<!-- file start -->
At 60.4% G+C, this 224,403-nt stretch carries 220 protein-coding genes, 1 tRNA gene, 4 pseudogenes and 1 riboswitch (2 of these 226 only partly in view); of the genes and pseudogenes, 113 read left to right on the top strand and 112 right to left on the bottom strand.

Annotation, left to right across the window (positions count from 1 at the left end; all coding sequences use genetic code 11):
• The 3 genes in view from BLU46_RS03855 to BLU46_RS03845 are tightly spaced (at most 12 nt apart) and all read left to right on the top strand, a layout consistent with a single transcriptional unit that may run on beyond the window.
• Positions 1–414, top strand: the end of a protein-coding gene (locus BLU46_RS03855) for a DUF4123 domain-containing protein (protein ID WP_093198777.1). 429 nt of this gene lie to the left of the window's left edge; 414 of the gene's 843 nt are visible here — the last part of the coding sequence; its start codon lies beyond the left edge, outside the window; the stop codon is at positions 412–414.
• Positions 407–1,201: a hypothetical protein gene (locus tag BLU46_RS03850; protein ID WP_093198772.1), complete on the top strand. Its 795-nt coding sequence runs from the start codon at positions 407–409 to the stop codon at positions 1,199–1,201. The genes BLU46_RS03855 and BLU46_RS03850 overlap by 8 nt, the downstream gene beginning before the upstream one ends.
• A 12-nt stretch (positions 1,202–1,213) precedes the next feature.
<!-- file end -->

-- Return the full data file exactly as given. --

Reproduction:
At 60.4% G+C, this 224,403-nt stretch carries 220 protein-coding genes, 1 tRNA gene, 4 pseudogenes and 1 riboswitch (2 of these 226 only partly in view); of the genes and pseudogenes, 113 read left to right on the top strand and 112 right to left on the bottom strand.

Annotation, left to right across the window (positions count from 1 at the left end; all coding sequences use genetic code 11):
• The 3 genes in view from BLU46_RS03855 to BLU46_RS03845 are tightly spaced (at most 12 nt apart) and all read left to right on the top strand, a layout consistent with a single transcriptional unit that may run on beyond the window.
• Positions 1–414, top strand: the end of a protein-coding gene (locus BLU46_RS03855) for a DUF4123 domain-containing protein (protein ID WP_093198777.1). 429 nt of this gene lie to the left of the window's left edge; 414 of the gene's 843 nt are visible here — the last part of the coding sequence; its start codon lies beyond the left edge, outside the window; the stop codon is at positions 412–414.
• Positions 407–1,201: a hypothetical protein gene (locus tag BLU46_RS03850; protein ID WP_093198772.1), complete on the top strand. Its 795-nt coding sequence runs from the start codon at positions 407–409 to the stop codon at positions 1,199–1,201. The genes BLU46_RS03855 and BLU46_RS03850 overlap by 8 nt, the downstream gene beginning before the upstream one ends.
• A 12-nt stretch (positions 1,202–1,213) precedes the next feature.